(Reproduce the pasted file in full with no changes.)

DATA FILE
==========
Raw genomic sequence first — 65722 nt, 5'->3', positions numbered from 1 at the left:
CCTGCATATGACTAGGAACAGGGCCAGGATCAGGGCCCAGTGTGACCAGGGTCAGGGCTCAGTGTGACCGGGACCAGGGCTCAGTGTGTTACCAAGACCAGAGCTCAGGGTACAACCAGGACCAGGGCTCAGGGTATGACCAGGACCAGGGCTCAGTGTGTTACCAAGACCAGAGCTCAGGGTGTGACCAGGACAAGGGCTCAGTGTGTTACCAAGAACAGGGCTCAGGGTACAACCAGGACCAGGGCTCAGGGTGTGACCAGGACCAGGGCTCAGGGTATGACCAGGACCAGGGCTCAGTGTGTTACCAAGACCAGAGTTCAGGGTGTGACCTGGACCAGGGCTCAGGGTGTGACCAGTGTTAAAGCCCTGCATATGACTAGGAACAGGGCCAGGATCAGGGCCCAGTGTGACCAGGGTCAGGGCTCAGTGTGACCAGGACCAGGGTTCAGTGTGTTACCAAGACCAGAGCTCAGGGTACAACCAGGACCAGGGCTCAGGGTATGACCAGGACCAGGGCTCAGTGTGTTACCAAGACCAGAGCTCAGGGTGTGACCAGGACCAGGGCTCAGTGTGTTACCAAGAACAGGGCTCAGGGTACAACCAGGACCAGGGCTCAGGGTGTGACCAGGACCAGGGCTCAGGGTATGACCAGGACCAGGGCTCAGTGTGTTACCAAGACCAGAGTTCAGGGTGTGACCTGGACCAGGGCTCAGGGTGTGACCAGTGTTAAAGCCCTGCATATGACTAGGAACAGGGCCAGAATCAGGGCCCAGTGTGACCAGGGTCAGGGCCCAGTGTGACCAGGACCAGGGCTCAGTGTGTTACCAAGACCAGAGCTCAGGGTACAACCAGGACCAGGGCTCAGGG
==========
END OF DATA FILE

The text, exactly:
Raw genomic sequence first — 65722 nt, 5'->3', positions numbered from 1 at the left:
CCTGCATATGACTAGGAACAGGGCCAGGATCAGGGCCCAGTGTGACCAGGGTCAGGGCTCAGTGTGACCGGGACCAGGGCTCAGTGTGTTACCAAGACCAGAGCTCAGGGTACAACCAGGACCAGGGCTCAGGGTATGACCAGGACCAGGGCTCAGTGTGTTACCAAGACCAGAGCTCAGGGTGTGACCAGGACAAGGGCTCAGTGTGTTACCAAGAACAGGGCTCAGGGTACAACCAGGACCAGGGCTCAGGGTGTGACCAGGACCAGGGCTCAGGGTATGACCAGGACCAGGGCTCAGTGTGTTACCAAGACCAGAGTTCAGGGTGTGACCTGGACCAGGGCTCAGGGTGTGACCAGTGTTAAAGCCCTGCATATGACTAGGAACAGGGCCAGGATCAGGGCCCAGTGTGACCAGGGTCAGGGCTCAGTGTGACCAGGACCAGGGTTCAGTGTGTTACCAAGACCAGAGCTCAGGGTACAACCAGGACCAGGGCTCAGGGTATGACCAGGACCAGGGCTCAGTGTGTTACCAAGACCAGAGCTCAGGGTGTGACCAGGACCAGGGCTCAGTGTGTTACCAAGAACAGGGCTCAGGGTACAACCAGGACCAGGGCTCAGGGTGTGACCAGGACCAGGGCTCAGGGTATGACCAGGACCAGGGCTCAGTGTGTTACCAAGACCAGAGTTCAGGGTGTGACCTGGACCAGGGCTCAGGGTGTGACCAGTGTTAAAGCCCTGCATATGACTAGGAACAGGGCCAGAATCAGGGCCCAGTGTGACCAGGGTCAGGGCCCAGTGTGACCAGGACCAGGGCTCAGTGTGTTACCAAGACCAGAGCTCAGGGTACAACCAGGACCAGGGCTCAGGG